American Statical Association president Rob Santos has been picked by President Biden to lead the Census Bureau. The ASA played a prominent role in monitoring the success of the 2020 census amid President Trump’s efforts to hijack the survey for political ends.
If confirmed by the Senate, Santos will be the agency’s first Latino director, NPR reported. He will fill the vacancy created by the Jan. 20 departure of Trump’s appointed director, Steve Dillingham, who left amid the Trump-era controversies when he still had nearly a year left of his term.
Santos will have the opportunity to be reappointed for another term when the current five-year term for bureau director ends in December, according to NPR.
As the ASA head, Santos helped coordinate the outside census stakeholder community’s response to Trump’s political maneuverings, which included flip-flopping on whether to give the bureau extra time to finish the 2020 count after the pandemic delayed its launch.
The statistical society convened a task force that is reviewing the survey for the quality of the data it collected.
In an interview with TPM in January, Santos said that the pandemic-related disruptions and the Trump administration’s political interference posed “equally dire” threats to the count. The Biden administration has reversed several Trump policies that sought to manipulate the census data in a way that would undermine the political power of immigrant communities.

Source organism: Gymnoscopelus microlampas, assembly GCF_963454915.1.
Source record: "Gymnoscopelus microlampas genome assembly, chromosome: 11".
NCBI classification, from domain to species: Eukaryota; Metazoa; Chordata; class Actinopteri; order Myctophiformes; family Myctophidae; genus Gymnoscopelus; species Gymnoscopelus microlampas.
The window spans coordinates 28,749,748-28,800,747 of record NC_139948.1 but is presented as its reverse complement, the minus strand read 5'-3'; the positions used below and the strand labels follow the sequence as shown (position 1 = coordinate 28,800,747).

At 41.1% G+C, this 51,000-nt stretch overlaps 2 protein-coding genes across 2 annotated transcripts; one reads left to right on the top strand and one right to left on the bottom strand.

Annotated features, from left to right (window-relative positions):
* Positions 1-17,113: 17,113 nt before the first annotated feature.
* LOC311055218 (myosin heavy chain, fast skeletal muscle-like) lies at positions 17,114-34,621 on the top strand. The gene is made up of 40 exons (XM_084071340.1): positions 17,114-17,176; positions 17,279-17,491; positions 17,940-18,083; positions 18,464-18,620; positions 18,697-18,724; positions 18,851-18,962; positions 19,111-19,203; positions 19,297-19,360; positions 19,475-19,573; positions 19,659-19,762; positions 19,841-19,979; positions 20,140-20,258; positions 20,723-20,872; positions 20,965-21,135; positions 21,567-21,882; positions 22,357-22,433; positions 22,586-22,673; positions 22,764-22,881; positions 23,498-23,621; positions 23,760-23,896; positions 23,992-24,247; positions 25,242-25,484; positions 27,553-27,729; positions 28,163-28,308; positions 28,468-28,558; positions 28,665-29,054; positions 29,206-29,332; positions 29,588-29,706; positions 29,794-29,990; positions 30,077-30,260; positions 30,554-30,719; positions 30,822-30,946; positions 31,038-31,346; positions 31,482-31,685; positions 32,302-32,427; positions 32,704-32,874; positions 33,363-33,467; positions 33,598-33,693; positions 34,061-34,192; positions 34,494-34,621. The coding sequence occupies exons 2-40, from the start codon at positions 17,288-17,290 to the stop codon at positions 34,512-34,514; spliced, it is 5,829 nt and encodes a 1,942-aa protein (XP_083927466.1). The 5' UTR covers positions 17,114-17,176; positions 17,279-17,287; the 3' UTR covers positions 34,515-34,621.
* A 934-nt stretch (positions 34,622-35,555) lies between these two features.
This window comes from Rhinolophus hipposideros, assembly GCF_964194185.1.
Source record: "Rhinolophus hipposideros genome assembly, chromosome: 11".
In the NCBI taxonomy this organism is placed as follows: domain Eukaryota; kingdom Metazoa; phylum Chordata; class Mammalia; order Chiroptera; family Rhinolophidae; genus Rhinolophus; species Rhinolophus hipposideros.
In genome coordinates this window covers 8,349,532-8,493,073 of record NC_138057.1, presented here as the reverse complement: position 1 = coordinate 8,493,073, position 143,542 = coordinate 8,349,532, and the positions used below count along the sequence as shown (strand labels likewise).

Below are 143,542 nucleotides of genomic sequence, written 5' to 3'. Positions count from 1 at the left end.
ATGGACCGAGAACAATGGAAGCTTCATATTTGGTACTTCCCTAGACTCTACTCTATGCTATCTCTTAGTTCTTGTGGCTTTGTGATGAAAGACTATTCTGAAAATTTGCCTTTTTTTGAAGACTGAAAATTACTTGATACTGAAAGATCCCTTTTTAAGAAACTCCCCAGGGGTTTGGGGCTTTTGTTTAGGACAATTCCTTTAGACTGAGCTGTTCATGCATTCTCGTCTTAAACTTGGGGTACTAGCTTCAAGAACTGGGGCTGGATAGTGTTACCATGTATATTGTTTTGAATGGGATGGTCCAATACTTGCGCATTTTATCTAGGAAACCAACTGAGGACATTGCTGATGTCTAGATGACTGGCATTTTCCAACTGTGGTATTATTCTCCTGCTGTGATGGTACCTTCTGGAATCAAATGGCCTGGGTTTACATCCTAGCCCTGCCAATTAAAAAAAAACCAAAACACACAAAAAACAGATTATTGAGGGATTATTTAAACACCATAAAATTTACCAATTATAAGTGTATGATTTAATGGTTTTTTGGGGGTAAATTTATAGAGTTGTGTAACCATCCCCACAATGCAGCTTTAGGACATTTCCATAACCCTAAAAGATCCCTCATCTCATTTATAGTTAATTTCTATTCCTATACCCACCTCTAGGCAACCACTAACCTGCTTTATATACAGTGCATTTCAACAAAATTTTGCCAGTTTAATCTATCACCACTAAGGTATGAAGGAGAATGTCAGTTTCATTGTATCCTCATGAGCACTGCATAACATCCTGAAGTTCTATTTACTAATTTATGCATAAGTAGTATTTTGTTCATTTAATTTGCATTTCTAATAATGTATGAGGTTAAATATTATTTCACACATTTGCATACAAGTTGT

The bureau is in the final stretch of processing of 2020 state population counts that will determine how many congressional seats each state gets; release of that data is expected later this month. The bureau has said that the final redistricting data will not be delivered until September — six months behind the usual schedule — in a delay that is causing logistical issues for state map-drawing and election timelines.
A big challenge that Santos, if confirmed, will face as the head of the bureau is the controversy over the privacy tool — known as differential privacy — that it plans to use to protect the confidentiality of census respondents. Some outside census data users fear that the tool will inject a degree of inaccuracy into the data that will undermine its quality. The bureau also faces a lawsuit challenging the use of the tool.
Meanwhile, even as the 2020 survey is not yet fully behind the bureau, planning is already underway for the 2030 count.